What is a neurologist?

A neurologist is a trained doctor or physician who specialises in the diagnosis and treatment of disorders affecting the brain, spinal cord, nerves or muscles. A neurologist sees patients with a vast array of problems, but common conditions include stroke, epilepsy, migraine or dementia and common symptoms include weakness, numbness, tingling, disturbed vision, difficulty with speech, loss of consciousness, headache or memory loss. Recomendations for certain treatments or medications may be offered depending on patient preference and the condition. Discussing a neurological concern with your general practitioner or GP can be a great place to start before you consider obtaining a referral to a neurologist. If there is an urgent problem, a patient may consider presenting to an  emergency department.

What is dream enactment behaviour?

This is the acting out of one's dreams, and can include standing, leg or arm movements, laughing, speaking or yelling during sleep. This can lead to inadvertent injury to oneself or their bed partner. In some cases it can be associated with a disease of the brain, called REM sleep behaviour disorder, but in many cases patients remain well. 

Why is my thinking clouded?

Several difficulties of cognition can lead to so-called 'clouded' thinking, poor attention or difficulty thinking through in a thorough manner. These include problems of memory, concentration, judgement, knowledge or problem solving. These symptoms are not always due to a disease of the brain itself. A neurologist can help determine if there is a problem of the brain and may be able to treat certain conditions.

What causes memory loss?

Memory loss or amnesia can be caused by damage to an part of the brain known as the hippocampus or related areas. The causes are many from head injuries and dementia to medication and depression, or there may be no apparent cause. Your neurologist can be helpful in assessing the problem and guide you in treatment and management options.

Can dementia be treated?

There are many causes of dementia, and there are many wonderful ways to assist with and improve the life of a person with dementia and in some cases medication is available. Simply knowing what type of dementia a person has often leads to better management, independent decision making by the person affected and can help alleviate anxiety felt by a patient or their family.

 

Why do I have a tremor?

Many people who develop a tremor wonder if they might have Parkinson's disease. While this is one cause there are a number of other possibilities and not all tremors are permanent. It can be useful to record when your tremor first began and to notice what things make it better or worse.

Can migraines cause more than headaches?

Migraines are sometimes known as "migraine headaches" but this is somewhat misleading as they can cause a variety of problems including weakness or loss of vision and can even occur without a headache. Treatments are available to alleviate the pain and other symptoms of migraine, and these can be discussed with your GP or neurologist.

What are the symptoms of Parkinson's Disease?

Parkinson's disease is a neurodegenerative condition which gradually worsens over time. There are many symptoms of Parkinson's disease such as tremor, stiffness, slowness in walking, difficulty with balance, constipation, changes in speech and smell. Many medical conditions can mimic these symptoms, so if you are concerned please discuss with your GP or neurologist.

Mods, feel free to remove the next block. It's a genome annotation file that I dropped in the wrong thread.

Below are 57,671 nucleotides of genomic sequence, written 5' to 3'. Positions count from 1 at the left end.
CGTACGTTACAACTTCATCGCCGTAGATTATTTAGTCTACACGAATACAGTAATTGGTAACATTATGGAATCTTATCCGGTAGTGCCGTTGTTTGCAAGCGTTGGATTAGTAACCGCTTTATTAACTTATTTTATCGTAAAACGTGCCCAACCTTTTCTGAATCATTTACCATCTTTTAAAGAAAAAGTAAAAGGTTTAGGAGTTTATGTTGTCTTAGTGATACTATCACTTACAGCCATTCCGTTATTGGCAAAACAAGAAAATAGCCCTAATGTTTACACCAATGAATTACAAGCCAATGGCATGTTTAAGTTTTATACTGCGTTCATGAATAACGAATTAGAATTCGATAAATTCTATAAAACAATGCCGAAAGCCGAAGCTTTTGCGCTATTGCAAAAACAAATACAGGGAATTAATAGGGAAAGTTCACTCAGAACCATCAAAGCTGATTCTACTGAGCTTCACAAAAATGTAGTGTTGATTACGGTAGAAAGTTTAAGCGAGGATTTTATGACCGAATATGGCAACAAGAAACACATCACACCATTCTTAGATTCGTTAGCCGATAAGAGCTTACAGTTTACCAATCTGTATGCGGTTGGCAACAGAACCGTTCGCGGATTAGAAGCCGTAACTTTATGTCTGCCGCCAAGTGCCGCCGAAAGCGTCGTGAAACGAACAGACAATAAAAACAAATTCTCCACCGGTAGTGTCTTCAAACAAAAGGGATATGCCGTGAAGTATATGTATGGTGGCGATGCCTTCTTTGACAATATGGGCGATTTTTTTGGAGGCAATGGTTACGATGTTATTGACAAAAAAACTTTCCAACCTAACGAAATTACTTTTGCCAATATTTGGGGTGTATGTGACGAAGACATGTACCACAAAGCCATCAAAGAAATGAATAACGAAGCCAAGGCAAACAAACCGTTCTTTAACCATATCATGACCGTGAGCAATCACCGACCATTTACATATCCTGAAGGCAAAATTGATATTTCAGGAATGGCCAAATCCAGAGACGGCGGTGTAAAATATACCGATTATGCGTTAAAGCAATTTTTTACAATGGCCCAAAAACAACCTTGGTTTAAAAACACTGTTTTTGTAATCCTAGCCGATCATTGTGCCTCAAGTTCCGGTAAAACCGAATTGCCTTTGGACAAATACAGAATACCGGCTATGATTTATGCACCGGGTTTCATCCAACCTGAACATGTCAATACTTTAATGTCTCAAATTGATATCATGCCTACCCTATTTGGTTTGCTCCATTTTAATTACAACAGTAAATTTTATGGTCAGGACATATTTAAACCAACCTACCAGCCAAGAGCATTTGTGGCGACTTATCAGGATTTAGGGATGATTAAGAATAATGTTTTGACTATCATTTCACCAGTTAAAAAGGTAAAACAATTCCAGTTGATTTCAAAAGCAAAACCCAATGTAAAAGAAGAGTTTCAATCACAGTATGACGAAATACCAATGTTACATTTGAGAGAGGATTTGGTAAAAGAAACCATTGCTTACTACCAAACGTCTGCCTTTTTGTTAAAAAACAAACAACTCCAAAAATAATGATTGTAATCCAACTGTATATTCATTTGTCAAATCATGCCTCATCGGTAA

Can I drive with epilepsy?

There are set standards in Australia around the safety of driving in patients with a history of loss of consciousness, seizure or epilepsy. Your neurologist can help determine how these apply. The standards can be accessed at http://www.austroads.com.au/drivers-vehicles/assessing-fitness-to-drive

What are the symptoms of stroke?

A stroke is due to either a lack of blood flow to a particular area of the brain or a bleed within the brain itself, causing different symptoms depending on which part of the brain is affected. The name derives from being "struck down" suddenly. Stroke is an emergency situation just like a heart attack, and sometimes direct blood clot removing treatment can be given if early enough, so please seek urgent attention if you suspect a stroke.

What is multiple sclerosis or MS?

MS is a disease of the brain or spinal cord where multiple areas of inflammation occur, some of which can cause weakness, loss of sensation, troubles with vision and other symptoms. These areas sometimes resolve on their own but can cause scarring and permanent damage, however we now have effective treatment available to help prevent MS changes.

How can I help?

The following organisations are dedicated to the treatment and cure of neurological diseases and your support would be greatly appreciated:

How can I advocate for my friend or relative with dementia?

Advocacy begins with remembering that people with dementia are still people with choices, and they deserve a respect of their decision making. Many capacities are maintained until late in the condition, so decisions can often initially remain with the person affected. It may be useful to complete formal documents such as Advanced Directives and nomination of a Medical or Financial Power of Attorney.

The following web sites are helpful for patients, their families and carers:

What tests am I likely to have?

Not every patient will require them, but common tests in neurology include blood tests, CT or MRI scans, nerve conduction tests (electrical tests of nerves in the limbs) and EEG (electroencephalogram or brain wave test). Sometimes a lumbar puncture or spinal tap will be advised. We aim to recommend only those tests which are thought necessary to provide the best patient care, and available options should be discussed with your neurologist.

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